Hawker Hunter

A letter to Andy Hill

I’ve been invited to the Shoreham Airshow Memorial Service tomorrow. I don’t think the pilot in that incident, Andy Hill, will be there but I’ve been thinking about what I’d say to him if he were.

In many ways Andy Hill is much luckier than me. Nobody thought any pilot would be able to survive such a horrific crash. I was quite surprised when I heard the news that the pilot had been taken to hospital. I was even more surprised when it was announced that he had been discharged from hospital only a week after I had been discharged.

Planes aren’t really designed to crash into the ground but somehow the impact had so little vertical velocity that it didn’t kill him. And somehow his seat managed to come detached from the main cockpit structure such that he wasn’t badly burnt in the ensuing fire.

I’m sure that he was hugely helped by some excellent emergency responders and the air ambulance which transported him to hospital. As it turned out I believe he was the only person who suffered life threatening injuries.

I don’t think I’ll ever know the full reason why the Hawker Hunter hit the ground in front of me. I’m not an investigator however I know a little about aeroplanes, I’ve watched the videos of the crash many times and I’ve read the preliminary report compiled by the Air Accidents Investigation Branch (AAIB). The report comes to no conclusions about the cause of the accident. The only tiny piece of new information it offers is that there were cameras in the cockpit recording the flight and they seemed to show that the aircraft responded to the pilots inputs.

It’s not my job to investigate the accident nor should I really speculate on the cause as I’m not an expert however my best guess is that the incident was at least partly due to pilot error.

When performing an aerobatic manoeuvre such as that fateful one, the pilot has to make a decision at the highest point of elevation. If the pilot hasn’t achieved the necessary elevation, or there is some sort of malfunction then the pilot simply pulls the plane out of the turn, rolls the plane upright and starts again. Since the pilot didn’t do this, we have to assume 3 options: he was at the necessary elevation with no malfunctions, his elevation was too low but he didn’t realise or a malfunction prevented him from pulling out of the manoeuvre.

The first two options are the only plausible ones given the report which stated the plane was responding to inputs and the fact that in the videos, the pilot still appears to have some measure of control.

If we assume everything was fine at the top of the manoeuvre, then we have to ask what happened between that point and hitting the ground. Loss of power isn’t an issue as the plane is descending and there should be enough elevation to get back to level flight even without power. Loss of control is another option. In the videos I’ve seen it seems like the plane reduces the rate of pitch before it achieves level flight. Again there can be multiple explanations for this: the pilot might have momentarily lost control for some reason (passing out, losing sight, becoming distracted), a control actuator may have broken or the plane may have stalled, this is when the plane is pushed beyond it’s limit and the wings instead of generating more lift generate less lift.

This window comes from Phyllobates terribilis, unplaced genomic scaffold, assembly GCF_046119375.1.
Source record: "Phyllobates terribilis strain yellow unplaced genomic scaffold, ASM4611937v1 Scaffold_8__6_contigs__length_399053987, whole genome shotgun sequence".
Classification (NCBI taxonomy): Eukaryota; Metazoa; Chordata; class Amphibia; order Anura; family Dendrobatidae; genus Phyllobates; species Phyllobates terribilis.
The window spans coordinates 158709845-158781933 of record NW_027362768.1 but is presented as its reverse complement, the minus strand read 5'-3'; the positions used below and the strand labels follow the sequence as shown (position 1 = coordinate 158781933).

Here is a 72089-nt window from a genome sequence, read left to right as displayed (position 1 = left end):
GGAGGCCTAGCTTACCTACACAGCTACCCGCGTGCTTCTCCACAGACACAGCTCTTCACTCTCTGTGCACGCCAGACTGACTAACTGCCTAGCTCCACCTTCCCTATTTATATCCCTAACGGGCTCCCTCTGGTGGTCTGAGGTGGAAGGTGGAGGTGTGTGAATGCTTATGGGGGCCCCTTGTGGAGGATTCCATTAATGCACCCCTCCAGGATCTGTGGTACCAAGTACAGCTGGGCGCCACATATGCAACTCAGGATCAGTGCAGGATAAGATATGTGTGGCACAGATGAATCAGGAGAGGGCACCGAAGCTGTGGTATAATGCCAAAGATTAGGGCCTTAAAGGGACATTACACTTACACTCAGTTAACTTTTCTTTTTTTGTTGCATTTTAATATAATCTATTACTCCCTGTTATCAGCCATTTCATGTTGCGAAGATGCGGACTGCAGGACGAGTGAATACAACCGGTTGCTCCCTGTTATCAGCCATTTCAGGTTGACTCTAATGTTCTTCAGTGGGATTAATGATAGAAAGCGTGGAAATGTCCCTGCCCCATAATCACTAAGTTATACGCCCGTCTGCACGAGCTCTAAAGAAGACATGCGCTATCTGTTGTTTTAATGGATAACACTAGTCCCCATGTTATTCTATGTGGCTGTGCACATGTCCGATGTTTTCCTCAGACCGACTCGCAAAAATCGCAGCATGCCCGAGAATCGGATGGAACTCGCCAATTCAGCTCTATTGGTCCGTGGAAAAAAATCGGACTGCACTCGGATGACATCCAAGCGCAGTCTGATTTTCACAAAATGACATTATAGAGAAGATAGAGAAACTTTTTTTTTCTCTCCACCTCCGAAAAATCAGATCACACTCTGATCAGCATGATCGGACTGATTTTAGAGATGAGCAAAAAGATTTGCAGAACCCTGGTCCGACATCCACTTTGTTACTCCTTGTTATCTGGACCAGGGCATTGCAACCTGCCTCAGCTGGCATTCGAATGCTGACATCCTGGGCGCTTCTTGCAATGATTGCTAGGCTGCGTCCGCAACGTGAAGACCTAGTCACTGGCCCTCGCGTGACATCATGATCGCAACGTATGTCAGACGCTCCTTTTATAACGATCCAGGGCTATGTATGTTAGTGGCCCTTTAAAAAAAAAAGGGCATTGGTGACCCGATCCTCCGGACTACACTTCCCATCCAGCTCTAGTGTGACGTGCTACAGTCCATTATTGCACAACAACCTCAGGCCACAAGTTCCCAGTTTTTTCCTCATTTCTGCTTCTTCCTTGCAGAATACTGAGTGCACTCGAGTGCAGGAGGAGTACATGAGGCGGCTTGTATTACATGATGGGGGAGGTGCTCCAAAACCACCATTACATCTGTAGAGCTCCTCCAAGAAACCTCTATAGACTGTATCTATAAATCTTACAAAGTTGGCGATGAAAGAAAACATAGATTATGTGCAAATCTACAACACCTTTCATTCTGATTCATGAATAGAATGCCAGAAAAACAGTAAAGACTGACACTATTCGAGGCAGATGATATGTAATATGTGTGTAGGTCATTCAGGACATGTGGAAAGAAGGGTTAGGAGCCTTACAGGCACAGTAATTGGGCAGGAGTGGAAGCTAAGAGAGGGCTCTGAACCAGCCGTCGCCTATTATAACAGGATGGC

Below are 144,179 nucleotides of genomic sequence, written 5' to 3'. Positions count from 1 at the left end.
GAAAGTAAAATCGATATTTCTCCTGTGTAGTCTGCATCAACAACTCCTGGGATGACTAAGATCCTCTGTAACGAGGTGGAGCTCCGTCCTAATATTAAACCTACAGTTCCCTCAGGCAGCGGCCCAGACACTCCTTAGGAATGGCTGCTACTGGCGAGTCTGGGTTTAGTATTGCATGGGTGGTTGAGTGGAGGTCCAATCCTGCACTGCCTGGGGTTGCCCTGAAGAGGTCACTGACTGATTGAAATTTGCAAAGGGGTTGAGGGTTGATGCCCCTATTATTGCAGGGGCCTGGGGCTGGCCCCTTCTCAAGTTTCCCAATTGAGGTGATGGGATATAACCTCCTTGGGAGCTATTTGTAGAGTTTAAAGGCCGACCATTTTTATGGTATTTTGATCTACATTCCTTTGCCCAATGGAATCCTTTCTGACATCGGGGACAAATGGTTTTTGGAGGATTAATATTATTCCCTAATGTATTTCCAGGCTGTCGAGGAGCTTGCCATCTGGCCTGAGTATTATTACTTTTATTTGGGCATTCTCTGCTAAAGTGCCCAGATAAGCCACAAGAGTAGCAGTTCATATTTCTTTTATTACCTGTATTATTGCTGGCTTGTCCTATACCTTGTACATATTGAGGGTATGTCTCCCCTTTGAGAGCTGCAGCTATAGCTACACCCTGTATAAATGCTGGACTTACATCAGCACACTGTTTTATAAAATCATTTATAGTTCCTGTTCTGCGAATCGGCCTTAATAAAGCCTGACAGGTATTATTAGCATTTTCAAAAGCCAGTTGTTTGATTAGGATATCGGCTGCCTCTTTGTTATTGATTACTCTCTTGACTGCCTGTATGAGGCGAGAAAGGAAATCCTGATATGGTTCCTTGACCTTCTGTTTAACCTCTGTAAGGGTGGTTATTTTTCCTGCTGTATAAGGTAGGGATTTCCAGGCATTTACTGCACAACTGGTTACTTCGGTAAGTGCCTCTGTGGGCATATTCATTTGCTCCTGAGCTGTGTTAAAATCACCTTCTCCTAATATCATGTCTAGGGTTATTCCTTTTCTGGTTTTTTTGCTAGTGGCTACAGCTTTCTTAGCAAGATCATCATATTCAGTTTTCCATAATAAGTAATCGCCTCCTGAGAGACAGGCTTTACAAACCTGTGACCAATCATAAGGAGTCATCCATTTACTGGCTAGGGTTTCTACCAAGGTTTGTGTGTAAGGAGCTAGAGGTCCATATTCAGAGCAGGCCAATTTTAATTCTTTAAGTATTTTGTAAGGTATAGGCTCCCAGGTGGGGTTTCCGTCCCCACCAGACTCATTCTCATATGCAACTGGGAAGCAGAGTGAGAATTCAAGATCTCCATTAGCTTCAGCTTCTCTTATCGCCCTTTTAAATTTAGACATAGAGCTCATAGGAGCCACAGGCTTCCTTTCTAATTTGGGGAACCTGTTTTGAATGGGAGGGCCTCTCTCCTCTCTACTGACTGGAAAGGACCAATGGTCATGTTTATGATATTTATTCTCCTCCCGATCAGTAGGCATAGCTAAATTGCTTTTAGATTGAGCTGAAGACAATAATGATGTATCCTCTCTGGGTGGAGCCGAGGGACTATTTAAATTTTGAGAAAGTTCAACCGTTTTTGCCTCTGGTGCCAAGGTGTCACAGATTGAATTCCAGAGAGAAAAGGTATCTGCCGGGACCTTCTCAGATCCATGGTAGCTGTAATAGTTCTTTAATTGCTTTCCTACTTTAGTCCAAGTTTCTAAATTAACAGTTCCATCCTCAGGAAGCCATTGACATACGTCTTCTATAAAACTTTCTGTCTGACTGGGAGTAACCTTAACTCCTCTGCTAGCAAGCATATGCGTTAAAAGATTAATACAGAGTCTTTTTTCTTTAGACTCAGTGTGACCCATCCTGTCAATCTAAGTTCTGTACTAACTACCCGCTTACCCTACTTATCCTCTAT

I think we can probably discard a control actuator malfunction or a stall as this would appear at odds with the AAIB statement. In summary we’re left with two plausible options (or a combination of both). The pilot made a mistake about the elevation required to complete the manoeuvre safely or the pilot momentarily lost control of the aircraft.

Even though I think pilot error was probably partly to blame for causing the incident, that does not mean I blame Andy Hill. Most of us make small mistakes every day; I know I make lots of small mistakes at work. On 4 or 5 occasions in my life, I’ve temporarily lost my sight. It doesn’t go instantaneously, the times it’s happened I’ve been able to sit down and wait a minute or so for my sight to come back. I’ve never been to a doctor about this, I don’t think it’s serious enough. But if it happened again at the wrong time, I could be driving a car on the motorway, it could cause someone other than me to get injured.

I’m not sure whether I’m doing the right thing about that, but I don’t want some minor condition affecting what I can and can’t do. I take risks and that day at the airshow, I took a risk, I sat somewhere where planes were flying over my head.

So here’s my letter to Andy Hill:

Dear Andy,

Firstly, I want to say I’m not blaming you for what happened to me that day at the Shoreham airshow. I hope you’re recovering well and you can get to a day in your life when you don’t think about the accident.

You probably know better than anyone what happened just before you hit the ground. I’m interested in what happened simply to satisfy my own curiosity.

I don’t mind if I never get to know but I think it’s right that the investigators know so they can prevent future injuries.

You inadvertently gave me the most thrilling memory of any jet plane. If your Hunter hadn’t hit the ground I’d have probably got an incredible close up photo and a huge rush as it came over my head. Sadly that wasn’t what happened and I wish I could roll back time to prevent it.

Finally, I hope that if you want to, you’ll be able to fly planes again. If you’re ever back in a Hunter again, I’d love to try and get some decent photos!

Best wishes,

Thomas Milburn

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